1. He pointed me toward the opening in the tree.
2. She gasped with excitement and shouted over the noise from the helicopter.
3. In heroes it’s the flaw that most endears
Shellwood House was my home for several years. I should tell you that at once, because it has a bearing on the happenings at Scovill Manor, a few miles away.
I was six when I arrived at Shellwood, orphaned and alone, with only an ancient aunt to claim me. My Aunt Emily took me in because that’s the way things were done in those days. An obligation to family was above all, as Aunt Emily took pains to remind me. She had lived in Shellwood House since she was born some seventy years before. If she ever had friends or lovers, I was not aware of it and, truly, at the time of my residence there I had no need to know.
When I arrived, the house seemed monstrous to me, a huge, dark edifice with dozens of rooms and only Aunt Emily to inhabit them. I found in time that a woman from town came to Shellwood every few days to clean and to carry groceries and supplies, and at regular intervals a silent man appeared with rakes and shovels to keep the garden tidy.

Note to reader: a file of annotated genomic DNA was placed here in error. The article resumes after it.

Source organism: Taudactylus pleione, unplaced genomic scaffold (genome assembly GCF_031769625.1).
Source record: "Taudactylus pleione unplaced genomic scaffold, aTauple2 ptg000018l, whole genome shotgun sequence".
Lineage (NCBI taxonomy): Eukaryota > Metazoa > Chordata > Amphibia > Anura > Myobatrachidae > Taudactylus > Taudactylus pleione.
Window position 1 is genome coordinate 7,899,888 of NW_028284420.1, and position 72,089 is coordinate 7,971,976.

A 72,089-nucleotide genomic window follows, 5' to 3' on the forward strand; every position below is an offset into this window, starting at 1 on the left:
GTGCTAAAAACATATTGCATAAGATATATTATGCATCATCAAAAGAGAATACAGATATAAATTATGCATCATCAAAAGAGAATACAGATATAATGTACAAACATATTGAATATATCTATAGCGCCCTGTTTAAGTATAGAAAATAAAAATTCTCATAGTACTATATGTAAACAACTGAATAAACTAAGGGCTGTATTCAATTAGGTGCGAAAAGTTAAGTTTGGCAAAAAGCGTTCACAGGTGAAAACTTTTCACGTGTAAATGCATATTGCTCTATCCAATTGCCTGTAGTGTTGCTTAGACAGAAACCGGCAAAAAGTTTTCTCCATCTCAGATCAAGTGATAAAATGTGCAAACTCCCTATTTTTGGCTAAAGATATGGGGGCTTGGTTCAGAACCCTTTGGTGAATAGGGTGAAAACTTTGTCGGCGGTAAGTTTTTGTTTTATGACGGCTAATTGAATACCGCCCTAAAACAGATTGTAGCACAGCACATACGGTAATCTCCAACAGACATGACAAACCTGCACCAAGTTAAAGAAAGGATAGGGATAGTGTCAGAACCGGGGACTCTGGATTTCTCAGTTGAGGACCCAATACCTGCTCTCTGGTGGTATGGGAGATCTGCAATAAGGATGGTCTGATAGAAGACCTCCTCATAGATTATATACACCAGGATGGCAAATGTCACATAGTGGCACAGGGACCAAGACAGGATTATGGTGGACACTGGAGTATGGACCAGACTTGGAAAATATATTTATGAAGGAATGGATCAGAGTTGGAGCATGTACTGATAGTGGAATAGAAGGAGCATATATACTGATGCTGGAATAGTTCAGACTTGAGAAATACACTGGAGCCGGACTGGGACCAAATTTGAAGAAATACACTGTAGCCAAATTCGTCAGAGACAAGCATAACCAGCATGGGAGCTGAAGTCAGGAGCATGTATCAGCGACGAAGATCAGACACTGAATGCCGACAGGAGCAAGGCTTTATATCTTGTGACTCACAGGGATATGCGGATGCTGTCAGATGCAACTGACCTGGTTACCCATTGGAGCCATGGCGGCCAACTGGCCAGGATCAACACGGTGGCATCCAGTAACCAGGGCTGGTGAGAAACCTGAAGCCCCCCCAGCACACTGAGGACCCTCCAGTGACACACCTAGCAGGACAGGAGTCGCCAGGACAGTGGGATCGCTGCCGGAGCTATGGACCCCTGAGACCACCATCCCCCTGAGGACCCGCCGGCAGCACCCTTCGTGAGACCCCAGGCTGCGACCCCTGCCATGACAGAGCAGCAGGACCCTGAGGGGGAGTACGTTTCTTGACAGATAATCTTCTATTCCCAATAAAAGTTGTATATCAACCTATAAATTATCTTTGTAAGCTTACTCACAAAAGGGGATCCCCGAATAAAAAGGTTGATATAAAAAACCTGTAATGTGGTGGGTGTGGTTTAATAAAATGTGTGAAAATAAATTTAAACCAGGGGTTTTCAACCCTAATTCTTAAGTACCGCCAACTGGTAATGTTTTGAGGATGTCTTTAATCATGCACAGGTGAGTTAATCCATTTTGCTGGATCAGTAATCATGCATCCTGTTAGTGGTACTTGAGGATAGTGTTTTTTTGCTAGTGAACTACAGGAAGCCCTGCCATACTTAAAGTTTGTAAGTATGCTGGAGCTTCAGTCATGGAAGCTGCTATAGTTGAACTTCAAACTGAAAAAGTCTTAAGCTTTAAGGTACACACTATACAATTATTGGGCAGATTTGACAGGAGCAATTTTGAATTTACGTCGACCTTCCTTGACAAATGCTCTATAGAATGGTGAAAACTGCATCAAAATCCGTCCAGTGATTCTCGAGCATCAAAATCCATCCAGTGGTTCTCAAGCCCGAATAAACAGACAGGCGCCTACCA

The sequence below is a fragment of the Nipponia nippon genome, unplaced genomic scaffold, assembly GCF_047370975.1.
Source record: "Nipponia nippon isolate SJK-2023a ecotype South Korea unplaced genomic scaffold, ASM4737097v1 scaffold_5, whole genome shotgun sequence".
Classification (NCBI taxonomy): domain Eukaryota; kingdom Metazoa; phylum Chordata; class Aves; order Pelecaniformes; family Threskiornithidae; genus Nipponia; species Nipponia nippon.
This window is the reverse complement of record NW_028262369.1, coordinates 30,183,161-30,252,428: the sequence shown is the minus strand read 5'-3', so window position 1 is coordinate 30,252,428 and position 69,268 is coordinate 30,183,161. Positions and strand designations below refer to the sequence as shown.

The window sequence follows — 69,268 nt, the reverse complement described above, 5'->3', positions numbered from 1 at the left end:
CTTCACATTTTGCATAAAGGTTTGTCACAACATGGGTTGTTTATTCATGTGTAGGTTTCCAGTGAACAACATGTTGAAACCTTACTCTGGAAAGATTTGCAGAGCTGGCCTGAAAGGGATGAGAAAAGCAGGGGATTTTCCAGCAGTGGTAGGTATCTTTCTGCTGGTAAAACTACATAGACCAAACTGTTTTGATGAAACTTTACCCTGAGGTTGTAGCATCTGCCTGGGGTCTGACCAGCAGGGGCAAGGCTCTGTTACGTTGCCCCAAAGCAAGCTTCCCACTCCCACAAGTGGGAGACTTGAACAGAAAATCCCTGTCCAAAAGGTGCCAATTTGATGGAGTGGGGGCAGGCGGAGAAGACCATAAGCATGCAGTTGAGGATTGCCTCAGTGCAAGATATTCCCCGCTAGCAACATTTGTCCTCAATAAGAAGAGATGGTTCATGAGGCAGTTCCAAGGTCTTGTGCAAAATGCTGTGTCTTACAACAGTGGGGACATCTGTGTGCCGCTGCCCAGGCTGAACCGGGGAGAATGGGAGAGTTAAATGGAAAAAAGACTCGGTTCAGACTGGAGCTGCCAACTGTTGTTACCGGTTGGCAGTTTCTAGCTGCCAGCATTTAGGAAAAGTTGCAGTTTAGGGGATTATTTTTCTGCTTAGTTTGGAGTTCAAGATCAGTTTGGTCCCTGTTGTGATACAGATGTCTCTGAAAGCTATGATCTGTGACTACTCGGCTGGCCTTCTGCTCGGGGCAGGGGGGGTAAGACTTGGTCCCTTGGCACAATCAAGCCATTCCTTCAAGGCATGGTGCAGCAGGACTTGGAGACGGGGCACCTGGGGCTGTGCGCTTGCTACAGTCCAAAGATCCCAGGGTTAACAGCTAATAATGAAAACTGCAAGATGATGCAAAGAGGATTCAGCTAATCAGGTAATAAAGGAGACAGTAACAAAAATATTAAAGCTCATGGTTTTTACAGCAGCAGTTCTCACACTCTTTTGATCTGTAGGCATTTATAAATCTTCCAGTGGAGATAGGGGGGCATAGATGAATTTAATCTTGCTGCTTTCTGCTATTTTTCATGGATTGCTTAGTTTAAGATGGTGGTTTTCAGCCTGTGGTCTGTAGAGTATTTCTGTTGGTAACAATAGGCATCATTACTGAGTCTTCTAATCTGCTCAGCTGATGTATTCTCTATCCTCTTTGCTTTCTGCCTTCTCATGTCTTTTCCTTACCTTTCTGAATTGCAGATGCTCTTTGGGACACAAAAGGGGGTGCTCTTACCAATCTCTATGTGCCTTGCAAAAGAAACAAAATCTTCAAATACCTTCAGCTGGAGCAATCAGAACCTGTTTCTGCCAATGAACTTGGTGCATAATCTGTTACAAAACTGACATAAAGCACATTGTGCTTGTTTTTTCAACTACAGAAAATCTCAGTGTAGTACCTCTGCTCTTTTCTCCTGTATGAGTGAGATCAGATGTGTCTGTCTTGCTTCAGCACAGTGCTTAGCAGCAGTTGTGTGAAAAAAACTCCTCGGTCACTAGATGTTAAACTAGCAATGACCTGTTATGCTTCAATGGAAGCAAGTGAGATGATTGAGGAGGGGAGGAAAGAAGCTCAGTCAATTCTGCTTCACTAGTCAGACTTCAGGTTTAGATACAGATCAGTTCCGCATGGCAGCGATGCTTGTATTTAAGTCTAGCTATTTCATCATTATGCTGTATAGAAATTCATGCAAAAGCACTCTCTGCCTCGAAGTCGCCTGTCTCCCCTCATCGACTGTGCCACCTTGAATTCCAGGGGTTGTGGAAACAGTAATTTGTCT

I always knew Aunt Emily had no affection for me, but I was a solitary child by nature, and it pleased me well enough to be left alone to read. The library at Shellwood held racks of books, none, I realize now, designed for a small child, but as alluring to me as if I truly understood all the words.
I could read fairly easily, sounding out words that were unfamiliar and deducing the meaning from the context of the page. I couldn’t even at that young age remember a time when I hadn’t read.
“Just don’t get dirty,” Aunt Emily would say to me, “and put the book back in its proper place.” She didn’t worry about me at all, except to be sure I didn’t disrupt her orderly life.
As far as I knew Aunt Emily never read any of the books at all. I discovered that some of the pages had never been slit, and I carefully used scissors borrowed from her sewing basket to cut them apart and reveal the hidden words. I believed—and I still believe—that the secret words were the most precious.
One day after I’d been at Shellwood for several months, a messenger brought an invitation. It seemed that our nearest neighbor had come to know of my existence and thought I might make a good occasional companion for her son. I was delighted at the thought of a playmate, having never had a friend in the seven long years of my life. Aunt Emily grumbled about the inconvenience, but eventually it was agreed that, if a carriage would come from Scovill Manor to pick me up, I would be allowed to visit.